Table 2. Final models of factors influencing questing nymph abundance index to test for (a) habitat differences including data from all habitats (top half of the table) and (b) the effect of felling age using data from felled areas only (bottom half of the table). Model coefficients, degrees of freedom (DF), test statistic (F) and significance (P) are shown. For categorical variables (habitat and month), coefficient values are in relation to a baseline value of zero (bog and felling values are in relation to forest; July and August are in relation to June). Values are not shown for explanatory variables eliminated from the model during the backwards stepwise procedure
ModelFactorCoefficientd.f. F P
(a) All habitatsHabitat: bog−2·8902, 1007162·56<0·0001
Felling−0·969   
Deer0·09111, 100710·180·0015
Relative humidity0·0061, 10055·860·0157
Vegetation height0·0181, 100545·14<0·0001
Month: July0·2102, 100546·47<0·0001
August−0·568   
Habitat*Deer: bog0·1912, 10056·170·0022
Felling0·217   
(b) Felling onlyFelling age−0·1831, 55831·32<0·0001
Deer0·1171, 5585·120·0240
Relative humidity0·0091, 5587·570·0061
Vegetation height0·0141, 55814·63<0·0001
Month: July0·0962, 55842·07<0·0001
August−1·141   
Figure 1.

Differences between habitats in indices of relative abundance of (a) questing Ixodes ricinus nymphs (number of nymphs counted per 10 × 1m blanket drag), (b) deer (presence/absence of deer dung at the start and end of each drag) and (c) ground vegetation height (therefore note that forest canopy cover is not included). Unadjusted means and standard error bars are shown.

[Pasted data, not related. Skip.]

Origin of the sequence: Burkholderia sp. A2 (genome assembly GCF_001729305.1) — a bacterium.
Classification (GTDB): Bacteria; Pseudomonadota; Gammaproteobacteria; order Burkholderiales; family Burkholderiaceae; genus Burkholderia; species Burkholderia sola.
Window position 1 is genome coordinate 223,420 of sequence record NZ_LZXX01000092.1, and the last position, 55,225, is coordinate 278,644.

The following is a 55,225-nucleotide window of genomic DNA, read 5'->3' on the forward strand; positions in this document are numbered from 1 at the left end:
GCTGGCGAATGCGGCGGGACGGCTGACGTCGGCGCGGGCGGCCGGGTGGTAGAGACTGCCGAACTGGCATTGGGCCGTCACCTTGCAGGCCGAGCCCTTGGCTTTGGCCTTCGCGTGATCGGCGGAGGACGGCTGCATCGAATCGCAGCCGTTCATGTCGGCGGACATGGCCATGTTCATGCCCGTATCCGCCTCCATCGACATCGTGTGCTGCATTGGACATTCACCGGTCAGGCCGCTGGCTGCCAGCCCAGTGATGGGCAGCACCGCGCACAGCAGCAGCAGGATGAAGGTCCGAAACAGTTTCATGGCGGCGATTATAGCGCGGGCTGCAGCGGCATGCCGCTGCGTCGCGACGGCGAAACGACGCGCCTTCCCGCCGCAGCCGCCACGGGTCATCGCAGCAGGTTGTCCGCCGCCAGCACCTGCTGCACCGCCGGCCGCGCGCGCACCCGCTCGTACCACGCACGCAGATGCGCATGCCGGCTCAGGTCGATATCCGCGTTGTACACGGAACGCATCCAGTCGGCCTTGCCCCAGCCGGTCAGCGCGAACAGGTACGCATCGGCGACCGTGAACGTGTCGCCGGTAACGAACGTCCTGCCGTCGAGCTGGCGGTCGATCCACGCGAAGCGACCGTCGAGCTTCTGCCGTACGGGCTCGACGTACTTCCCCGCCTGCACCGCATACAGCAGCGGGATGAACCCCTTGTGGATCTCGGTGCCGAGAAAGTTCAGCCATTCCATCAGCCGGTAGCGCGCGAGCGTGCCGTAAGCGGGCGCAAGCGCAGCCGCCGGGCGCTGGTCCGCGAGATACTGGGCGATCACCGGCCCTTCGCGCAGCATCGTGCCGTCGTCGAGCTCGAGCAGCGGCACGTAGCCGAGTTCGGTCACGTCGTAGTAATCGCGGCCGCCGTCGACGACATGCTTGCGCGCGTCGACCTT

Figure 2.

The relationship between the index of relative abundance of questing Ixodes ricinus nymphs and the index of relative abundance of deer. Symbols represent the different habitat types: forest (large black blobs), restoration felling (open triangles) and blanket bog (small black dots). The size of the triangles represent the age of the restoration felling (smaller is older). The line represents the best fit through unadjusted means from the raw data.

Questing Nymph Abundance with Restoration Felling Age

There was a highly significant effect of restoration felling age, with more questing nymphs counted in areas of recently felled forest and fewest nymphs in older fellings (Fig. 3; Table 2). Other effects on nymphs were as for the previous analysis, that is, there were more nymphs counted where there were more deer (as indicated by dung counts), higher ground vegetation and when the relative humidity was higher and there was a highly significant effect of the month of sampling (July had more nymphs than August (t1,558 = 9·05, < 0·0001) and June had more nymphs than August (t1,558 = 8·12, < 0·0001), although there was no significant difference between June and July (t1,558 = 1·08, = 0·5273; Table 2)). Temperature was not significant and eliminated from the model.